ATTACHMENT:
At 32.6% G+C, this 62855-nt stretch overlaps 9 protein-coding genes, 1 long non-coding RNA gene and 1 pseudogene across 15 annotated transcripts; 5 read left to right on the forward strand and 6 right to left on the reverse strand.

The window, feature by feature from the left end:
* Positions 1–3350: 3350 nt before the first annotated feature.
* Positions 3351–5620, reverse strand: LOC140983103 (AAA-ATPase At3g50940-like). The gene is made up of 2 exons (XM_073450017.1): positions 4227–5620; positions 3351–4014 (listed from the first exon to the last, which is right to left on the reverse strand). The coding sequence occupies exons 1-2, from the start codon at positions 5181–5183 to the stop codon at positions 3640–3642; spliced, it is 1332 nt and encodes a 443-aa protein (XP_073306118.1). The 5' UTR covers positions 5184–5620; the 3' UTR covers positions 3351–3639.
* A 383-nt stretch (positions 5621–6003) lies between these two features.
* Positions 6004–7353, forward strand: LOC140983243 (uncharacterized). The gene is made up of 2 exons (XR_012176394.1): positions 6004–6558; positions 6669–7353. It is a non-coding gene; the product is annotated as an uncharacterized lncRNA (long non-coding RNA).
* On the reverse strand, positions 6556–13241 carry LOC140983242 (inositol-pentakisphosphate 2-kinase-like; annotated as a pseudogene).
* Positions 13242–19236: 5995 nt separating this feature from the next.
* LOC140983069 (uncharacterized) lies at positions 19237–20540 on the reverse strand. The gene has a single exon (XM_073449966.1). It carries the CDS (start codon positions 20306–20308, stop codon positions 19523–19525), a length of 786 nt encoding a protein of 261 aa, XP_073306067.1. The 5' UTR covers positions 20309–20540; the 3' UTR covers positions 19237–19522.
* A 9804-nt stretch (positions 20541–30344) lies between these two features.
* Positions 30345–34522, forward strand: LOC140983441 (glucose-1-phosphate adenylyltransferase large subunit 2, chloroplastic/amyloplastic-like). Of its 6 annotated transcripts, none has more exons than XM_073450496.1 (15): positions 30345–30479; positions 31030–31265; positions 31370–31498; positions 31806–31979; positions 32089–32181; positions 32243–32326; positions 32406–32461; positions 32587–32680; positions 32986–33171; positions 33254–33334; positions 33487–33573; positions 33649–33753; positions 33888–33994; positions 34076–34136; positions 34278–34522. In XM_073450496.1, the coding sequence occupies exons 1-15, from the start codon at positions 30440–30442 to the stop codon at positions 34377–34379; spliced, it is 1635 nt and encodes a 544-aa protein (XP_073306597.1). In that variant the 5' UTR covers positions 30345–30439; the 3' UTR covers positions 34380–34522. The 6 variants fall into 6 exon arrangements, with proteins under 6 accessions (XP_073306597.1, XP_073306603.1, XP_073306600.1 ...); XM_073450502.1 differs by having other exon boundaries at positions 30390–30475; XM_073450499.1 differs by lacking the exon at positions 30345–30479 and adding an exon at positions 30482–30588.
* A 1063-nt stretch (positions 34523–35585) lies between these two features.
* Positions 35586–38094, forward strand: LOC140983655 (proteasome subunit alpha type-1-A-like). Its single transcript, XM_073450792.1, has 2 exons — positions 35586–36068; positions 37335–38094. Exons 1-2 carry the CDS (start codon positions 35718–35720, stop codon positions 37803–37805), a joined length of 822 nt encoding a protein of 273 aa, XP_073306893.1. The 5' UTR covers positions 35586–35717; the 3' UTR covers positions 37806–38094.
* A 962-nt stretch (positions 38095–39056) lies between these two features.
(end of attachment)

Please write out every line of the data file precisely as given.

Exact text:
At 32.6% G+C, this 62855-nt stretch overlaps 9 protein-coding genes, 1 long non-coding RNA gene and 1 pseudogene across 15 annotated transcripts; 5 read left to right on the forward strand and 6 right to left on the reverse strand.

The window, feature by feature from the left end:
* Positions 1–3350: 3350 nt before the first annotated feature.
* Positions 3351–5620, reverse strand: LOC140983103 (AAA-ATPase At3g50940-like). The gene is made up of 2 exons (XM_073450017.1): positions 4227–5620; positions 3351–4014 (listed from the first exon to the last, which is right to left on the reverse strand). The coding sequence occupies exons 1-2, from the start codon at positions 5181–5183 to the stop codon at positions 3640–3642; spliced, it is 1332 nt and encodes a 443-aa protein (XP_073306118.1). The 5' UTR covers positions 5184–5620; the 3' UTR covers positions 3351–3639.
* A 383-nt stretch (positions 5621–6003) lies between these two features.
* Positions 6004–7353, forward strand: LOC140983243 (uncharacterized). The gene is made up of 2 exons (XR_012176394.1): positions 6004–6558; positions 6669–7353. It is a non-coding gene; the product is annotated as an uncharacterized lncRNA (long non-coding RNA).
* On the reverse strand, positions 6556–13241 carry LOC140983242 (inositol-pentakisphosphate 2-kinase-like; annotated as a pseudogene).
* Positions 13242–19236: 5995 nt separating this feature from the next.
* LOC140983069 (uncharacterized) lies at positions 19237–20540 on the reverse strand. The gene has a single exon (XM_073449966.1). It carries the CDS (start codon positions 20306–20308, stop codon positions 19523–19525), a length of 786 nt encoding a protein of 261 aa, XP_073306067.1. The 5' UTR covers positions 20309–20540; the 3' UTR covers positions 19237–19522.
* A 9804-nt stretch (positions 20541–30344) lies between these two features.
* Positions 30345–34522, forward strand: LOC140983441 (glucose-1-phosphate adenylyltransferase large subunit 2, chloroplastic/amyloplastic-like). Of its 6 annotated transcripts, none has more exons than XM_073450496.1 (15): positions 30345–30479; positions 31030–31265; positions 31370–31498; positions 31806–31979; positions 32089–32181; positions 32243–32326; positions 32406–32461; positions 32587–32680; positions 32986–33171; positions 33254–33334; positions 33487–33573; positions 33649–33753; positions 33888–33994; positions 34076–34136; positions 34278–34522. In XM_073450496.1, the coding sequence occupies exons 1-15, from the start codon at positions 30440–30442 to the stop codon at positions 34377–34379; spliced, it is 1635 nt and encodes a 544-aa protein (XP_073306597.1). In that variant the 5' UTR covers positions 30345–30439; the 3' UTR covers positions 34380–34522. The 6 variants fall into 6 exon arrangements, with proteins under 6 accessions (XP_073306597.1, XP_073306603.1, XP_073306600.1 ...); XM_073450502.1 differs by having other exon boundaries at positions 30390–30475; XM_073450499.1 differs by lacking the exon at positions 30345–30479 and adding an exon at positions 30482–30588.
* A 1063-nt stretch (positions 34523–35585) lies between these two features.
* Positions 35586–38094, forward strand: LOC140983655 (proteasome subunit alpha type-1-A-like). Its single transcript, XM_073450792.1, has 2 exons — positions 35586–36068; positions 37335–38094. Exons 1-2 carry the CDS (start codon positions 35718–35720, stop codon positions 37803–37805), a joined length of 822 nt encoding a protein of 273 aa, XP_073306893.1. The 5' UTR covers positions 35586–35717; the 3' UTR covers positions 37806–38094.
* A 962-nt stretch (positions 38095–39056) lies between these two features.